More temporary modular housing open in Vancouver

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The city and the province Friday announced the opening of another 144 supportive housing units

Jessica Kerr / Vancouver Courier

NOVEMBER 23, 2018

More of the city’s temporary modular housing is open and ready for residents.

The province Friday morning announced the opening of 144 supportive housing units at two locations in the city.

“Today we are taking another important step forward in helping people who have been struggling for far too long in this community,” Spencer Chandra Herbert, MLA for Vancouver-West End, said in a press release. “These homes, and the ones like them that are operating around the province, will change the lives of thousands of people who currently don’t have a place to call home.”

Larwill Place, located at 610 and 620 Cambie St., has 98 units in two three-storey buildings managed by MPA Society. It is dedicated to the memory of Al Larwill, the original caretaker of the Cambie Grounds, a park that was at that location in the late 1800s and early 1900s.

Also opened Friday was tə cecəw (The Beach), located at 137 East 37th Ave., which includes 46 units within a three-storey building operated by Coast Mental Health. The building was named by the Musqueam Indian Band and serves as a metaphor for the place people gather to share stories that guide people’s life journey in their “soul canoe.”

Both sites are staffed 24/7 and provide programs to residents such as meal programs, life-skills training, employment, employment preparation, health and social support services, and opportunities for volunteer work. Each buildings has a ground floor amenities space, commercial kitchen, dining/lounge area, offices and a staff room, laundry room and storage space.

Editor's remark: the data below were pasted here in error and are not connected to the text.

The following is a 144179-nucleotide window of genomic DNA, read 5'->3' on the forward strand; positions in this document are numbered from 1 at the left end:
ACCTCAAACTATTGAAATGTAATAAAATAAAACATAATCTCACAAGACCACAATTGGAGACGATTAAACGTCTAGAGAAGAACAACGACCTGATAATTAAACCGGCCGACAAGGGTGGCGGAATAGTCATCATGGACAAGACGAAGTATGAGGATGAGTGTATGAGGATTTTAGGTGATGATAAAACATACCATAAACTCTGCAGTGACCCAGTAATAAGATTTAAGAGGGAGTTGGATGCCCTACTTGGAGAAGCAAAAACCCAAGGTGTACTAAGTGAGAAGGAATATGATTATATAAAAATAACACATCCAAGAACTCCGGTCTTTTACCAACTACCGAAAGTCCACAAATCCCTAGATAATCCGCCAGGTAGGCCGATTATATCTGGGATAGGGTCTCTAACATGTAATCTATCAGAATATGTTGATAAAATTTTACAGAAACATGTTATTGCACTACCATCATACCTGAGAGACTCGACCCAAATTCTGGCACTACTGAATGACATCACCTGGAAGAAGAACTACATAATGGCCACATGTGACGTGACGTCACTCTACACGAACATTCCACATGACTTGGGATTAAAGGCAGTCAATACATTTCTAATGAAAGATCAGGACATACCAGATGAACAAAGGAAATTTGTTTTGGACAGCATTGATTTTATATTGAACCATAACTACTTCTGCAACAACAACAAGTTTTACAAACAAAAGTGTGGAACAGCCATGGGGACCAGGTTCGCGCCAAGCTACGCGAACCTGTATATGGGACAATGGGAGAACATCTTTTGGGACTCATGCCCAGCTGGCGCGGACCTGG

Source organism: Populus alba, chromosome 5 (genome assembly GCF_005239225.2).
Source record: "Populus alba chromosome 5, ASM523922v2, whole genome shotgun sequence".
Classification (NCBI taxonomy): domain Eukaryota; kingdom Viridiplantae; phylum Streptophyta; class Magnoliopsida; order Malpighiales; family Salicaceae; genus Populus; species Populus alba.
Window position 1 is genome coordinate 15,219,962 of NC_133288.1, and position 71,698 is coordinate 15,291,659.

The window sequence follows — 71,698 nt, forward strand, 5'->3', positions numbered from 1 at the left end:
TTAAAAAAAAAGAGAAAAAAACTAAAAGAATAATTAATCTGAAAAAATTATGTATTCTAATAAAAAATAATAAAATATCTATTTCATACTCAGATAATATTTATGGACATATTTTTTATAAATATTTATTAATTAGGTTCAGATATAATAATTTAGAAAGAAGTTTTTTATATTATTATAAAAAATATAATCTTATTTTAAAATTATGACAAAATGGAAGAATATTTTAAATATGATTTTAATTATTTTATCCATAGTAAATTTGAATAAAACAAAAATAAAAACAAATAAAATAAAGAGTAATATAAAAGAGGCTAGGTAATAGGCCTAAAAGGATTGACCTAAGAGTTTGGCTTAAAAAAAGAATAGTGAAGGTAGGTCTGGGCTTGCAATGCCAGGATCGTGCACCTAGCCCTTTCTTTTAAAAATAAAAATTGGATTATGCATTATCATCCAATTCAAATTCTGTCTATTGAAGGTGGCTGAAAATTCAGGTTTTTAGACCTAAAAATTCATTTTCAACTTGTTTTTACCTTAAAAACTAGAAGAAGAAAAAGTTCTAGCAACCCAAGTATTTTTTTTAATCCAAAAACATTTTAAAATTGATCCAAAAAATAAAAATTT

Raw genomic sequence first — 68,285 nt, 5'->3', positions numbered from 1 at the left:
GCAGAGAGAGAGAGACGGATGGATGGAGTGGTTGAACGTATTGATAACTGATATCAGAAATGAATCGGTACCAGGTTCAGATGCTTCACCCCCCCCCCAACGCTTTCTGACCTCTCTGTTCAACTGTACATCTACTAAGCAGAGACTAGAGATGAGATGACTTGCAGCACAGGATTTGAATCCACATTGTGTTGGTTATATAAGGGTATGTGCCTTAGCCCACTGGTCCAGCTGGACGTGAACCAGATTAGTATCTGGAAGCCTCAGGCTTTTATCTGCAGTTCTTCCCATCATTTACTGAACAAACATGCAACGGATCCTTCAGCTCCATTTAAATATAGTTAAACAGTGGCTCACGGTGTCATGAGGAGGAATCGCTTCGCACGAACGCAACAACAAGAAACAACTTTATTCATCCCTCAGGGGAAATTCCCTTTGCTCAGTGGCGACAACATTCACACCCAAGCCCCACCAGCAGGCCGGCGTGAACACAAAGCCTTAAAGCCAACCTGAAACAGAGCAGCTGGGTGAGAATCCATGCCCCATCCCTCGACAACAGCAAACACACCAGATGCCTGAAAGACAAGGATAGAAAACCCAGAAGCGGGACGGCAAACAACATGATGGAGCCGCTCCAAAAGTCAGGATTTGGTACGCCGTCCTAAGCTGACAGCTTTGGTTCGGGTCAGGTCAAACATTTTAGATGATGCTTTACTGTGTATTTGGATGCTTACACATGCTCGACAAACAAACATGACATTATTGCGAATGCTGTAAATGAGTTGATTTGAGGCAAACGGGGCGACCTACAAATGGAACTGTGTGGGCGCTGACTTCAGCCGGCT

The opening of these two new buildings brings the number of completed temporary modular housing units to 404.

“With the opening of Larwill Place and The Beach, or tə cecəw, hundreds of people will now have shelter from the cold as well as their own kitchen, bathroom and bed,” said Mayor Kennedy Stewart. “The Musqueam community says tə cecəw is a place where people gather to share information to help navigate their journey through life. These buildings aim to provide just that: life skills, health and social services as well as two meals a day, so that people experiencing homelessness may go on to successfully rebuild their lives.”

In September 2017, the province announced $66 million to build 600 units of temporary modular housing in Vancouver. To date, 606 units have been approved and more than 400 are complete and open.

“These residents have chronic, complex health issues, and many of them are used to being on the street, using the emergency department for health care and then going back to the streets or a shelter,” said Caitlin Etherington, operations director, complex rehab and supportive housing, Vancouver Coastal Health.

“We’re aiming to stop this cycle. There will be a nurse, mental-health worker and care aide on site who will give residents better co-ordinated comprehensive care.”